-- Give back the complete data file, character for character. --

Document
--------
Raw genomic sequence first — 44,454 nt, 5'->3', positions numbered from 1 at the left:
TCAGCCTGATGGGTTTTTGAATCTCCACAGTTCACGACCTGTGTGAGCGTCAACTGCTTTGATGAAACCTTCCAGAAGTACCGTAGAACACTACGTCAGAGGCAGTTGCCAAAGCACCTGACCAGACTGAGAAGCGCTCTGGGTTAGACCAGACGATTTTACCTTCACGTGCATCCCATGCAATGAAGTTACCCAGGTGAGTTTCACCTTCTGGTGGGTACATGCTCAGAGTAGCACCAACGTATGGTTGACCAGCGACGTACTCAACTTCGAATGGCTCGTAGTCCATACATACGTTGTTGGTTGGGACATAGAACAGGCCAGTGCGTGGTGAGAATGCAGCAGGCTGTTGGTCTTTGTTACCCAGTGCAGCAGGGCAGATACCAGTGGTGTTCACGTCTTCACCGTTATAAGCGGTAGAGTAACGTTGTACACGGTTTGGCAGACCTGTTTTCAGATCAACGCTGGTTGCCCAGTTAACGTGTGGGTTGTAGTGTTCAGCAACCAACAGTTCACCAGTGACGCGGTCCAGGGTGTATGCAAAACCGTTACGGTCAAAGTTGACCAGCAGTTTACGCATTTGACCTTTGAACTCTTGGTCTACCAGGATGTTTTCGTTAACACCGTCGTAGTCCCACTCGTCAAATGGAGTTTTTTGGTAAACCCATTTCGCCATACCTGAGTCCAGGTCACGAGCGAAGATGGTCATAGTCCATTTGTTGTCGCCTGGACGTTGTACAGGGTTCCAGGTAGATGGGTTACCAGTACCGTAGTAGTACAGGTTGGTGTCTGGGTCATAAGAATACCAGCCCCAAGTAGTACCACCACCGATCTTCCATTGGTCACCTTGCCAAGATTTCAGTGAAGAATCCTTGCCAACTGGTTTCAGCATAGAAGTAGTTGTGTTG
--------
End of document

Raw genomic sequence first — 44,454 nt, 5'->3', positions numbered from 1 at the left:
TCAGCCTGATGGGTTTTTGAATCTCCACAGTTCACGACCTGTGTGAGCGTCAACTGCTTTGATGAAACCTTCCAGAAGTACCGTAGAACACTACGTCAGAGGCAGTTGCCAAAGCACCTGACCAGACTGAGAAGCGCTCTGGGTTAGACCAGACGATTTTACCTTCACGTGCATCCCATGCAATGAAGTTACCCAGGTGAGTTTCACCTTCTGGTGGGTACATGCTCAGAGTAGCACCAACGTATGGTTGACCAGCGACGTACTCAACTTCGAATGGCTCGTAGTCCATACATACGTTGTTGGTTGGGACATAGAACAGGCCAGTGCGTGGTGAGAATGCAGCAGGCTGTTGGTCTTTGTTACCCAGTGCAGCAGGGCAGATACCAGTGGTGTTCACGTCTTCACCGTTATAAGCGGTAGAGTAACGTTGTACACGGTTTGGCAGACCTGTTTTCAGATCAACGCTGGTTGCCCAGTTAACGTGTGGGTTGTAGTGTTCAGCAACCAACAGTTCACCAGTGACGCGGTCCAGGGTGTATGCAAAACCGTTACGGTCAAAGTTGACCAGCAGTTTACGCATTTGACCTTTGAACTCTTGGTCTACCAGGATGTTTTCGTTAACACCGTCGTAGTCCCACTCGTCAAATGGAGTTTTTTGGTAAACCCATTTCGCCATACCTGAGTCCAGGTCACGAGCGAAGATGGTCATAGTCCATTTGTTGTCGCCTGGACGTTGTACAGGGTTCCAGGTAGATGGGTTACCAGTACCGTAGTAGTACAGGTTGGTGTCTGGGTCATAAGAATACCAGCCCCAAGTAGTACCACCACCGATCTTCCATTGGTCACCTTGCCAAGATTTCAGTGAAGAATCCTTGCCAACTGGTTTCAGCATAGAAGTAGTTGTGTTG